Mdluli off hook on murder rap – for now

The National Prosecuting Authority (NPA) has withdrawn charges of murder and attempted murder against former crime intelligence boss Lieutenant General Richard Mdluli and his three co-accused, who were due to stand trial in April.

In a statement on Thursday, NPA spokesperson Mthunzi Mhaga said the charges had been provisionaly withdrawn in response to a decision by the South Gauteng director of public prosecutions, advocate Andrew Chauke, after he received representations from the accused in which “they raised certain issues relating to the case”.

“Chauke felt that all these issues, and the evidence as a whole, can best be ventilated through a formal inquest ... before it can go to trial,” Mhaga said.

Mdluli, Lieutenant Colonel Omhle Mtunzi, Samuel Dlomo and Colonel Nkosana Ximba were arrested and charged early last year with murder and defeating the ends of justice for their alleged involvement in the 1999 murder of Oupa Ramogibe.

Ramogibe, whose wife was alleged to have been Mdluli’s lover, was shot in the company of policemen.

Mhaga said the NPA could not divulge the issues that had been raised, but that the call for an inquest was “standard practice when there are crucial evidential issues that have a bearing on the prosecution in murder cases”.

‘Flagrant abuse’
Media reports last year quoted parts of Mdluli’s representations to Chauke in which his attorney claimed that the state had no case against him and the trial was a “flagrant abuse of the criminal justice system”.

Mdluli also referred to his claim that he was the victim of a political conspiracy: “The head of crime intelligence is a hotly contested position. The appointment was met with resistance and cynicism by some [and] it is therefore no coincidence that allegations implicating him in a murder came to the fore just 10 days after his appointment as head of crime intelligence.”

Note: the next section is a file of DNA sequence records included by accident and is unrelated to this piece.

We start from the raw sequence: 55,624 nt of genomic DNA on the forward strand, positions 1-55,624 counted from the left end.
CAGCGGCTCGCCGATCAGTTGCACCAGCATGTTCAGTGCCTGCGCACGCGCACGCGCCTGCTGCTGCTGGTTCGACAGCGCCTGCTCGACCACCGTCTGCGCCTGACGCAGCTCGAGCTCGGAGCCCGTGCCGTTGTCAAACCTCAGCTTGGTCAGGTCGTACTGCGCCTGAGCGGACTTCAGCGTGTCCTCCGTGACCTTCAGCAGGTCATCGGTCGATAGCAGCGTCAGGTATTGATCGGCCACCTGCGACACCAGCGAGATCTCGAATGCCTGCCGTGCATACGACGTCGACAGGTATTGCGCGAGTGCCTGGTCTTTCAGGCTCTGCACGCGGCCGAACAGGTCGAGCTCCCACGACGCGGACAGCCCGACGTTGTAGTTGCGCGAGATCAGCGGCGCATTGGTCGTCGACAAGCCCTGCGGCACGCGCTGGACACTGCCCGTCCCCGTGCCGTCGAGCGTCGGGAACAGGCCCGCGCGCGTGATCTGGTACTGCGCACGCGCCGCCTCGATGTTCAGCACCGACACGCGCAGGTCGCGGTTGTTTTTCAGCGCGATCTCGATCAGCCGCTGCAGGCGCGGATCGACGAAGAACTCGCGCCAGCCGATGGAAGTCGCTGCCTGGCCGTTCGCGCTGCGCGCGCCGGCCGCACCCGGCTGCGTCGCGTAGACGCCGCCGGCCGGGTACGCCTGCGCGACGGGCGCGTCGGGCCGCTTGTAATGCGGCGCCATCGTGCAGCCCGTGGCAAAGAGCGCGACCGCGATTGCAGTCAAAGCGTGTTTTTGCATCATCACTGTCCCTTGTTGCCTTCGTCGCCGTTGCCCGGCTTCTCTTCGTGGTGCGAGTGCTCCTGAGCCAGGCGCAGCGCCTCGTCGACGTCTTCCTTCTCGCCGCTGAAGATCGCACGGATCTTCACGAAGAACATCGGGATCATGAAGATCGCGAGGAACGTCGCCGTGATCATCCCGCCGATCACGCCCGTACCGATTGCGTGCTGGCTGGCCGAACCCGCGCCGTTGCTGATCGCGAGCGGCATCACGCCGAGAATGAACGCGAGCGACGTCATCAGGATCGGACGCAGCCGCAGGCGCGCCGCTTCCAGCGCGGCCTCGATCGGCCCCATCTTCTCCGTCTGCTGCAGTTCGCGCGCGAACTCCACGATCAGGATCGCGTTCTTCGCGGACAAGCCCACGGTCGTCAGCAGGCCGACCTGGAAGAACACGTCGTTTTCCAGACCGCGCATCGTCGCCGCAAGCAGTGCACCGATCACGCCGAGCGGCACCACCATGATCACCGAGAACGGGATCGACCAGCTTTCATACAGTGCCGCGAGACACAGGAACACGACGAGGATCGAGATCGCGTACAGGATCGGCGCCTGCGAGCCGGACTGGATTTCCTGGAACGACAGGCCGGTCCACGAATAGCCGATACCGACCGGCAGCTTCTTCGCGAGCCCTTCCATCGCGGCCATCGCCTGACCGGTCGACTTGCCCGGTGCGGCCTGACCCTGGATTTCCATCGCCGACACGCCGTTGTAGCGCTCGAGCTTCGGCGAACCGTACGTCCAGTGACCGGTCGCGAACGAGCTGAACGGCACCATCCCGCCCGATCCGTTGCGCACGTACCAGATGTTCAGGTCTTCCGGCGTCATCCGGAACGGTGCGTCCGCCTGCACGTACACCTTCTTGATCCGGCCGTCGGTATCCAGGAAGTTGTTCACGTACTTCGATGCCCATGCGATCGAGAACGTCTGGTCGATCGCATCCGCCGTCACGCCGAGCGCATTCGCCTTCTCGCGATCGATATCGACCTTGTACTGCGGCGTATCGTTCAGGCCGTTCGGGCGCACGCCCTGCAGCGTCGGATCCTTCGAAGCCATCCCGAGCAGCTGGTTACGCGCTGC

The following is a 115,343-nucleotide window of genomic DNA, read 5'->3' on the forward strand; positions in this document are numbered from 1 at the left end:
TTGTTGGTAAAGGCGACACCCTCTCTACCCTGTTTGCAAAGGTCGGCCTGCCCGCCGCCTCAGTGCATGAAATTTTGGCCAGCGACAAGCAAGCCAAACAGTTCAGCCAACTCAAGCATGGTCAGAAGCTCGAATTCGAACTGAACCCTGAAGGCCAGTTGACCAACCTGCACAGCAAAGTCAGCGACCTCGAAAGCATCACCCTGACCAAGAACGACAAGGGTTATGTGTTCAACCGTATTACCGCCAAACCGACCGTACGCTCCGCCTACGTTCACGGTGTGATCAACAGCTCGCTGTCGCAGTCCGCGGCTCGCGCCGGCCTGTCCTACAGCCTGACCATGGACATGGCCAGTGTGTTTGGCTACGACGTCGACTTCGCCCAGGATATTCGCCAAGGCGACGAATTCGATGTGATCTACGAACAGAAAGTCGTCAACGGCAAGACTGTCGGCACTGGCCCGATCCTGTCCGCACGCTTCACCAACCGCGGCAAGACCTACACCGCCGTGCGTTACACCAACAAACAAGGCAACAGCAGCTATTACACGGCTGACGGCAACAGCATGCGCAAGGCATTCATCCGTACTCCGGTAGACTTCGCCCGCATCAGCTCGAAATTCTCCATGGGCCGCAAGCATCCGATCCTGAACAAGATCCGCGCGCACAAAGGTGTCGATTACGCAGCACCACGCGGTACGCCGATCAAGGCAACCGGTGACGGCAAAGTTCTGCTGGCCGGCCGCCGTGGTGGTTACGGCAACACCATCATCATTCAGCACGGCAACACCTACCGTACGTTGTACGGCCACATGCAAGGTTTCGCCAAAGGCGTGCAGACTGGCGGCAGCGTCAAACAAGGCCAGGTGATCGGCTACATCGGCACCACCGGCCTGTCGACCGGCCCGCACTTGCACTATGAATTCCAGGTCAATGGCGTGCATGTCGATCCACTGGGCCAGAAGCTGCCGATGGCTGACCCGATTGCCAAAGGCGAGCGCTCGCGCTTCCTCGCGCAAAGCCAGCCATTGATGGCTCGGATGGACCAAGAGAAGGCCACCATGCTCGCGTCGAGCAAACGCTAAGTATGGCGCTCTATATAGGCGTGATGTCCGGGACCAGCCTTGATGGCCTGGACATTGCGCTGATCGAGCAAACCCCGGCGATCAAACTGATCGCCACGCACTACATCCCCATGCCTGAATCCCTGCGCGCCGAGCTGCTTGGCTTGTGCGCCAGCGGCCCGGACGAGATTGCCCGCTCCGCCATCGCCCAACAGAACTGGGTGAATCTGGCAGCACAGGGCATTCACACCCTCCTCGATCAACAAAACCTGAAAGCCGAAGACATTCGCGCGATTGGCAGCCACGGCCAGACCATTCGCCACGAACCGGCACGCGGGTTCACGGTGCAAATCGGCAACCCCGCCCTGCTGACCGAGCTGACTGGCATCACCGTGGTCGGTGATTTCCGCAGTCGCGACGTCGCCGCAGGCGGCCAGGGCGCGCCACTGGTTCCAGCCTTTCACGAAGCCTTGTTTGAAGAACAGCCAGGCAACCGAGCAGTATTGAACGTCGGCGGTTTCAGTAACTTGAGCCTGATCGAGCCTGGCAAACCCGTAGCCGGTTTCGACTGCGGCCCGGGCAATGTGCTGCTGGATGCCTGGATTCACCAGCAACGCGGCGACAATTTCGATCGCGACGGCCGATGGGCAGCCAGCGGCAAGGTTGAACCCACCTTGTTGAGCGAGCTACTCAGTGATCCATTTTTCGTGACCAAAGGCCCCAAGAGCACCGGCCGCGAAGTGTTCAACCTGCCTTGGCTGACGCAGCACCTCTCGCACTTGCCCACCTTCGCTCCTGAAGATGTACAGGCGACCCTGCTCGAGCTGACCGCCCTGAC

This is the second time the NPA has granted Mdluli a reprieve. In December it provisionally withdrew fraud and corruption charges against him and his co-accused, Colonel Heine Barnard, supply chain manager for crime intelligence’s secret services account, on the grounds that there was insufficient evidence to prosecute them.

Mdluli and Barnard faced fraud and corruption charges linked to a R90 000 discount allegedly solicited to pay a shortfall on Mdluli’s private car in 2010.

Mdluli has repeatedly dismissed all the allegations as part of a politically inspired witch-hunt.

He claimed last year that people were “trying to get rid of him” because former president Thabo Mbeki’s camp was trying to take over police intelligence ahead of the ANC’s conference later this year.

In October 2010 Mdluli declassified a secret report on “corruption and related activities” in KwaZulu-Natal.

The report focused on now-suspended national police commissioner General Bheki Cele, claiming that he was part of a faction opposed to President Jacob Zuma that included Human Settlements Minister Tokyo Sexwale, Sports Minister Fikile Mbalula and Arts and Culture Minister Paul Mashatile. It also claimed that Cele was involved in organised crime and corruption in KwaZulu-Natal.

Cele denied the claims.

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Sally Evans

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